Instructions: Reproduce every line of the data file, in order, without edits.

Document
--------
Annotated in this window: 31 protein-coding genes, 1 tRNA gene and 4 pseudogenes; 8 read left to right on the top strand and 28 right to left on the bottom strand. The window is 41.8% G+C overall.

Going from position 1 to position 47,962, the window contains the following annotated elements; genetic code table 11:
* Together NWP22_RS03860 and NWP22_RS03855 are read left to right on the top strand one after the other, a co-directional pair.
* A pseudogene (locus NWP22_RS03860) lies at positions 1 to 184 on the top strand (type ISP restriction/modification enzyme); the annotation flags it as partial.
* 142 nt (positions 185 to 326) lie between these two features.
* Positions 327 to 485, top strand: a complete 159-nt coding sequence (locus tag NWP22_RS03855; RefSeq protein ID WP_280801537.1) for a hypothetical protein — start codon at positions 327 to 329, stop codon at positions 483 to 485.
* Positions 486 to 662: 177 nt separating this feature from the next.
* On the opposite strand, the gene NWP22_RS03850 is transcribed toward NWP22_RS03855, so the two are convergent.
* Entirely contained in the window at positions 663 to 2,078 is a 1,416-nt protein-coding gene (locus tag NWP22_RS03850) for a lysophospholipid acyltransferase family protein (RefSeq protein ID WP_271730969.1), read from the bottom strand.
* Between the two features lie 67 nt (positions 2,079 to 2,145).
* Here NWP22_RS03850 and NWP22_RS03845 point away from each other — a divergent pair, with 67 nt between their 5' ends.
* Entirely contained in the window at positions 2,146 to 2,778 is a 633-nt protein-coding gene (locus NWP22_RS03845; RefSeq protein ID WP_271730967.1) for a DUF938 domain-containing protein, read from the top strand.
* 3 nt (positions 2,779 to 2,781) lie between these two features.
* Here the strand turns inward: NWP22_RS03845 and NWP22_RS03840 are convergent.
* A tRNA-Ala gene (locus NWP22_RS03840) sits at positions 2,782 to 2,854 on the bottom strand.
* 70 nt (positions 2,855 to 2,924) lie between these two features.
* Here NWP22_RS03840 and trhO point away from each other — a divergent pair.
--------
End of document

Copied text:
Annotated in this window: 31 protein-coding genes, 1 tRNA gene and 4 pseudogenes; 8 read left to right on the top strand and 28 right to left on the bottom strand. The window is 41.8% G+C overall.

Going from position 1 to position 47,962, the window contains the following annotated elements; genetic code table 11:
* Together NWP22_RS03860 and NWP22_RS03855 are read left to right on the top strand one after the other, a co-directional pair.
* A pseudogene (locus NWP22_RS03860) lies at positions 1 to 184 on the top strand (type ISP restriction/modification enzyme); the annotation flags it as partial.
* 142 nt (positions 185 to 326) lie between these two features.
* Positions 327 to 485, top strand: a complete 159-nt coding sequence (locus tag NWP22_RS03855; RefSeq protein ID WP_280801537.1) for a hypothetical protein — start codon at positions 327 to 329, stop codon at positions 483 to 485.
* Positions 486 to 662: 177 nt separating this feature from the next.
* On the opposite strand, the gene NWP22_RS03850 is transcribed toward NWP22_RS03855, so the two are convergent.
* Entirely contained in the window at positions 663 to 2,078 is a 1,416-nt protein-coding gene (locus tag NWP22_RS03850) for a lysophospholipid acyltransferase family protein (RefSeq protein ID WP_271730969.1), read from the bottom strand.
* Between the two features lie 67 nt (positions 2,079 to 2,145).
* Here NWP22_RS03850 and NWP22_RS03845 point away from each other — a divergent pair, with 67 nt between their 5' ends.
* Entirely contained in the window at positions 2,146 to 2,778 is a 633-nt protein-coding gene (locus NWP22_RS03845; RefSeq protein ID WP_271730967.1) for a DUF938 domain-containing protein, read from the top strand.
* 3 nt (positions 2,779 to 2,781) lie between these two features.
* Here the strand turns inward: NWP22_RS03845 and NWP22_RS03840 are convergent.
* A tRNA-Ala gene (locus NWP22_RS03840) sits at positions 2,782 to 2,854 on the bottom strand.
* 70 nt (positions 2,855 to 2,924) lie between these two features.
* Here NWP22_RS03840 and trhO point away from each other — a divergent pair.